Twitter spikes the political ad ball into congress’ court

31 October 2019 by Steve Blum
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Volleyball spike

Twitter will stop accepting political ads, for either candidates or causes. Posts on individual accounts aren’t affected. In a series of tweets (of course) CEO Jack Dorsey cited the “risks to politics” as his reason…

We’ve made the decision to stop all political advertising on Twitter globally. We believe political message reach should be earned, not bought…

A political message earns reach when people decide to follow an account or retweet. Paying for reach removes that decision, forcing highly optimized and targeted political messages on people. We believe this decision should not be compromised by money.

While internet advertising is incredibly powerful and very effective for commercial advertisers, that power brings significant risks to politics, where it can be used to influence votes to affect the lives of millions…

In addition, we need more forward-looking political ad regulation (very difficult to do). Ad transparency requirements are progress, but not enough. The internet provides entirely new capabilities, and regulators need to think past the present day to ensure a level playing field.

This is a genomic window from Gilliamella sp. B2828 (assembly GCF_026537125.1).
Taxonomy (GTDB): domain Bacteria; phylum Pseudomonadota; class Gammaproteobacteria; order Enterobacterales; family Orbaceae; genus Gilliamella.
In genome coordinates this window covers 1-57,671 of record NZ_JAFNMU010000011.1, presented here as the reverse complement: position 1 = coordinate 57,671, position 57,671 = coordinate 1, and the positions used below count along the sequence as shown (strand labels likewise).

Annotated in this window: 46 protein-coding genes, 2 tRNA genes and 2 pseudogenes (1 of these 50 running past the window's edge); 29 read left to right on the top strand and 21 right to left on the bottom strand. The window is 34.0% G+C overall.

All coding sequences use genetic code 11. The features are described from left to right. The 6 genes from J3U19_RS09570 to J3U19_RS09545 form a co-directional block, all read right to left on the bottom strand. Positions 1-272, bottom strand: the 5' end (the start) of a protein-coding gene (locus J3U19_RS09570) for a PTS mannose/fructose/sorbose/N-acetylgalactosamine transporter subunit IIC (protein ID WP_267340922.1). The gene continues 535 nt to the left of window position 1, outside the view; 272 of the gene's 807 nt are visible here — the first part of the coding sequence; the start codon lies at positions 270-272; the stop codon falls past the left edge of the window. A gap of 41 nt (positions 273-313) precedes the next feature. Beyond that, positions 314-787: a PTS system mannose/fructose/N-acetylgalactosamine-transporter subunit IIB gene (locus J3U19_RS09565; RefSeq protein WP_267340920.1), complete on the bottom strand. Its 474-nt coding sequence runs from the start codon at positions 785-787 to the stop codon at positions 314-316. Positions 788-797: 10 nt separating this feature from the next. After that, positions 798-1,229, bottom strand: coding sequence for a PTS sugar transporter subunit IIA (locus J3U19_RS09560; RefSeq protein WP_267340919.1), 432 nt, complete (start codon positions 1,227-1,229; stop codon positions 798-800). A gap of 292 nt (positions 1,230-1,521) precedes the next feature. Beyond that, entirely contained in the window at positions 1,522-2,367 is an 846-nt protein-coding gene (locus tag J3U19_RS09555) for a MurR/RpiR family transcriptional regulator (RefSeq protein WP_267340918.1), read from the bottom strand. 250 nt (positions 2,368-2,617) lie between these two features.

Some have praised Dorsey for choosing principle over revenue, and he might well be doing it because he truly believes it’s right. But it’s also an effective answer to voices in congress and among the Beltway nomenklatura who complain mightily about social media spreading messages they don’t like. There’s not much they can do, because the First Amendment to the federal constitution bans any congressional interference with freedom of speech or the press.

Courts haven’t treated it as an absolute ban, though. Political advertising on over-the-air TV and radio is tightly regulated, for example. Those regulations also confer immunity on broadcasters – if they have no control over political ads, then they also have no responsibility for what’s said.

It would be next to impossible, politically and legally, to extend that regime to online media, but if it happened any blame for advertising that offends someone would shift to the people doing the complaining.

Well played.